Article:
Returning to the car park I put the 600 away and headed off towards the line of 200, 230 and 250 models, remembering that I had promised the Editor I would do driving impressions on the new models, but before I could get there I heard a toot on a horn and there was Uhlenhaut in another 600 limousine. ‘ Come and try this one,” he said, ” it’s got stiffer anti-roll bars and a much better engine, but we must not go over 5,000 r.p.m.” Away we charged and halfway round the circuit, going into an 80 m.p.h. long right-hand curve we saw a 250SE in front and Uhlenhaut positioned the 600 to go round the outside of it. Being left-hand drive he was too busy to see at which point he overtook the 250SE, but I realised we were not overtaking it, and as we accelerated past on the next straight I saw that S. Moss was driving the 250SE and grinning at us. With over 220 k.p.h. on the clock Uhlenhaut took the next left-hand curve in a long slide, looked in the mirror and chuckled. ” That. lost him,” he said. This great car must have been approaching a pretty honest 125-130 m.p.h. and the stiffer anti-roll bars held it on quite an even keel. With all that inertia the brakes worked overtime at the end of the straight and Moss closed up a bit, but through the twisty section the power of the V8 told as Uhlenhaut hurled the car about. Out of the hairpin he ” kicked-down ” into first gear and left black marks on the road for 30 yards or more. On the return roads to the paddock we caught up with some slower traffic and Moss got right behind us, and on the last little straight someone was going sedately along in the other 600 limousine, preparing to slow for a left-hand bend into a gravel drive, when Uhlenhaut nipped into the Closing gap, slid round the corner in a shower of gravel, closely followed by Moss. Looking in the mirror Uhlenhaut said ” Goodness, he followed me through that gap.”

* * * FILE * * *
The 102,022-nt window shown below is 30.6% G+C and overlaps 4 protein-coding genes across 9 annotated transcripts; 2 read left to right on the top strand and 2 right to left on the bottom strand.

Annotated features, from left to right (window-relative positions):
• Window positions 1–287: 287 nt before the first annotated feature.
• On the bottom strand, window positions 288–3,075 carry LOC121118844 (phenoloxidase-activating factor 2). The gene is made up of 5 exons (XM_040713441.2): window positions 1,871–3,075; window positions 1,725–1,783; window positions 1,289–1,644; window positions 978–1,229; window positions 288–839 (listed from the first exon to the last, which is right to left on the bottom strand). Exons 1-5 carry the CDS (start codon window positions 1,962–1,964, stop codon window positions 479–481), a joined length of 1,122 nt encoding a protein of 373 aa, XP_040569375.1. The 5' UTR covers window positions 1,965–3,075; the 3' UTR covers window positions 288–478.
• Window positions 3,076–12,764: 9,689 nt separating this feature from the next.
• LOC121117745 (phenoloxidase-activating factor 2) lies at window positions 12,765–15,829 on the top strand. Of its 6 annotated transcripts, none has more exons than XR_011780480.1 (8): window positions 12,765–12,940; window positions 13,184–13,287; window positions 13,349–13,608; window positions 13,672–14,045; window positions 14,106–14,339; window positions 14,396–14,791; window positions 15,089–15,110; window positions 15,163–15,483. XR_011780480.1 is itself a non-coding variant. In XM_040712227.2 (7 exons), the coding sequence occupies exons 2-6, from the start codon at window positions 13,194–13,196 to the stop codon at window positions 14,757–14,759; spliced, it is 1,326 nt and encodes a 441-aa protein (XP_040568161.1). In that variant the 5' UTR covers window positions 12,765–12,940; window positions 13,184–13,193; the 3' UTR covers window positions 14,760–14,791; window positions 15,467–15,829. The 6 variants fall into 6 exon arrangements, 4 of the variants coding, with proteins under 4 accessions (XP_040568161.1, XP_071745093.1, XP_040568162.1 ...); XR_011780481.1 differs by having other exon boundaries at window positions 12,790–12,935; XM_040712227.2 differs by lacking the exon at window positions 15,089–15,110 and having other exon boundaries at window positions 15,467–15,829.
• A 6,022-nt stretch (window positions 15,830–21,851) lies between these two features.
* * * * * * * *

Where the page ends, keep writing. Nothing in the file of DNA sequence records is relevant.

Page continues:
When we stopped he gave the car to Moss to try, straightened his tie, smoothed his grey hair and walked serenely away to discuss technicalities with the gentlemen of the technical Press. With a chief engineer and technical director like that how can you lose, your cars must he good. I’ve always believed that you learn more by being driven by a really ‘good driver, than by driving yourself in a mediocre fashion, so I happily let Moss take me for a couple of laps in the ” competition ” 600, and he certainly enjoyed himself. Afterwards he had a small moment of remorse and said how be wished he was still racing, not in all the races. but in the good ones, like Monte Carlo, the Targa Florio, Nurburgring; he did not miss Silverstone or Brands Hatch, but then he added wistfully ” but I’ve lost the concentration and the fine edge of my judgement.” He is still a lot better than many drivers racing in Grand Prix today, but he used to be ” super-man ” and he could not race and just be ordinary.